Anesthesia for obese obstetric patients

Alexander Zlotnik, Akiva Leibowitz, Yoram Shapira

Research output: Chapter in Book/Report/Conference proceedingChapterpeer-review


Pregnancy is a unique physiological state reflecting significant deviations from normal physiology, requiring particular attention from the anesthesiologist. Furthermore, the anesthesiologist must consider both maternal and fetal well being when selecting and executing the anesthetic approach. Obesity is a major independent risk factor for anesthetic complications. All body systems are affected by obesity and pregnancy, but, along with the obvious effect of the enlarged uterus and presence of a placenta and fetus, the most affected systems are the respiratory system, cardiovascular system and gastrointestinal tract. The combination of these two states mandates the anesthesiologist to be aware of the unique properties of these patients and the impending complications. Successful treatment of the obese pregnant patient entails seamless teamwork between midwives and the nursing staff, obstetricians and anesthesiologists. Anticipation of cardiovascular and respiratory compromises allows the anesthesiologist to readily prepare, and take actions to avoid or minimize the consequences. This chapter reviews the major physiological alterations relevant to anesthesia, discusses morbidity linked to obesity and pregnancy, and suggests practical anesthetic approaches to different situations, based on current guidelines and consensus recommendations.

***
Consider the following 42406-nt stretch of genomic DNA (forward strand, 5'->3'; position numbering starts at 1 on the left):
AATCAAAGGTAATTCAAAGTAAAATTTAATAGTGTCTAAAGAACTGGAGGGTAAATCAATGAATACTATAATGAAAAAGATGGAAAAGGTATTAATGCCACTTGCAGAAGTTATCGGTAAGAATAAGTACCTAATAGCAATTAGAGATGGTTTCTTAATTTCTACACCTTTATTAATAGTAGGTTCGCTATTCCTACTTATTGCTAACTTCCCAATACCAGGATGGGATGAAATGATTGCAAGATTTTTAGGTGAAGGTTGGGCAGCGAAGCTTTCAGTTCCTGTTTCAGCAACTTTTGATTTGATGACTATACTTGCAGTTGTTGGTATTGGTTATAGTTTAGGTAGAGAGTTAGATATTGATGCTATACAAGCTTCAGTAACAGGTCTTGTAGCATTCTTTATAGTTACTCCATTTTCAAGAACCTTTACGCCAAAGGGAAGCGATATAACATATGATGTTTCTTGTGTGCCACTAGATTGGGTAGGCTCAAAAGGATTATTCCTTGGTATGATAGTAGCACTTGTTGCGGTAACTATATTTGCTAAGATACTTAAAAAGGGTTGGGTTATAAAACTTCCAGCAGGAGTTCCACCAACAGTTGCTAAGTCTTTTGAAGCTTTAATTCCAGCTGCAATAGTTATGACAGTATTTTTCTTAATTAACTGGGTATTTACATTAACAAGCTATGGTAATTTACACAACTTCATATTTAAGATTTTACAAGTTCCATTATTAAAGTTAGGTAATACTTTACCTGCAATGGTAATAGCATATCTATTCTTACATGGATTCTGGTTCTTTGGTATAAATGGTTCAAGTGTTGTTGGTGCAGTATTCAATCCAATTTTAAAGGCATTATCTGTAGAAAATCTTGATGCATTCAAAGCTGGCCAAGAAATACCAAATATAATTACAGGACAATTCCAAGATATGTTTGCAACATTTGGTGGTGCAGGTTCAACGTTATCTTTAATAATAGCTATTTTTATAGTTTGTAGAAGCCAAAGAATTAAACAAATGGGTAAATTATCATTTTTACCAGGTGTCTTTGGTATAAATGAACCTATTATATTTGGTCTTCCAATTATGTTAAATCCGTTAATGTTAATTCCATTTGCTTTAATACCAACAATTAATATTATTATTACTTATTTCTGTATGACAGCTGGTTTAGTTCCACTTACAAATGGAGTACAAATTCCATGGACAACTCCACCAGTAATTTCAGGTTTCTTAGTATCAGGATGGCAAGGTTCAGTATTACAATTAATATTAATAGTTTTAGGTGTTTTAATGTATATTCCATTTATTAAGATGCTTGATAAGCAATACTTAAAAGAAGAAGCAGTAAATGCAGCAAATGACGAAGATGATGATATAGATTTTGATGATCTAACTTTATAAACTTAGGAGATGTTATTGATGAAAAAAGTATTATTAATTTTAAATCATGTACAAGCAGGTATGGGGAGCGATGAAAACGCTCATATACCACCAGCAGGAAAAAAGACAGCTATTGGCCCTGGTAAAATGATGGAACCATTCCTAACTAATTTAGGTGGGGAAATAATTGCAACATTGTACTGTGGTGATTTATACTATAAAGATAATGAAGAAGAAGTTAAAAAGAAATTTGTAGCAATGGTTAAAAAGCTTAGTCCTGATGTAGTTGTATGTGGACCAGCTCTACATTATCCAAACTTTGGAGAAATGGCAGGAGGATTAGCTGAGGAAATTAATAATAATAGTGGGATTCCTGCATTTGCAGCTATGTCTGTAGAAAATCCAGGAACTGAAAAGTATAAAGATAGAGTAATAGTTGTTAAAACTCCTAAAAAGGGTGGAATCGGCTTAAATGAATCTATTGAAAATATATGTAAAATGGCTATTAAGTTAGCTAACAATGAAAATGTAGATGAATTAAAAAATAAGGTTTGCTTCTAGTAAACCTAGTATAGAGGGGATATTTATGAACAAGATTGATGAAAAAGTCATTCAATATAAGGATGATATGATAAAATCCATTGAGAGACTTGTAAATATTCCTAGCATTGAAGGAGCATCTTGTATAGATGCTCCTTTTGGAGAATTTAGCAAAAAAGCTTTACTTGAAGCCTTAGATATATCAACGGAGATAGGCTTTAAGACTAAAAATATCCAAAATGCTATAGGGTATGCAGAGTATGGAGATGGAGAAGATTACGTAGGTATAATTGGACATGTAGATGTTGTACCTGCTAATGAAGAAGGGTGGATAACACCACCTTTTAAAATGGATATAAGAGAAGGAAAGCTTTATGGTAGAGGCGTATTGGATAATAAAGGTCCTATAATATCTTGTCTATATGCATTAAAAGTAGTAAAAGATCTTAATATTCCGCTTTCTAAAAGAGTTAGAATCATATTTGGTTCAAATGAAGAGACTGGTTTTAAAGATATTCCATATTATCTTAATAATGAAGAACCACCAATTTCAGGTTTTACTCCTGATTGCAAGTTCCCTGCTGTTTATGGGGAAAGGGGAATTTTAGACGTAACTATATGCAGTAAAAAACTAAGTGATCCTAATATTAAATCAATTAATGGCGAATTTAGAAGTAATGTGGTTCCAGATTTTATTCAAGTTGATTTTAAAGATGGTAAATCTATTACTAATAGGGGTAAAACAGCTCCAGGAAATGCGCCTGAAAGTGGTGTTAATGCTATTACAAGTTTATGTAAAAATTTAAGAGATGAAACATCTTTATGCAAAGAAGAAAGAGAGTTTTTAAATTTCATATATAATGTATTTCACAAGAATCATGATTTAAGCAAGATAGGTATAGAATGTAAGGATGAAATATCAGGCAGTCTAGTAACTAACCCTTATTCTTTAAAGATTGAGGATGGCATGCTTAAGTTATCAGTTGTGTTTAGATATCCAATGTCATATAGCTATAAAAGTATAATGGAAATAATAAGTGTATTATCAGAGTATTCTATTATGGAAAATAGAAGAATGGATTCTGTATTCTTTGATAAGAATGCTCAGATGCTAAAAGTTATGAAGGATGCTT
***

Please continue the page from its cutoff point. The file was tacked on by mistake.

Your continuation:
Original languageEnglish
Title of host publicationObesity in Pregnancy
Subtitle of host publicationA Comprehensive Guide
PublisherNova Science Publishers, Inc.
Number of pages6
ISBN (Print)9781617286124
StatePublished - 1 Jan 2011

ASJC Scopus subject areas

  • General Biochemistry, Genetics and Molecular Biology
  • General Medicine


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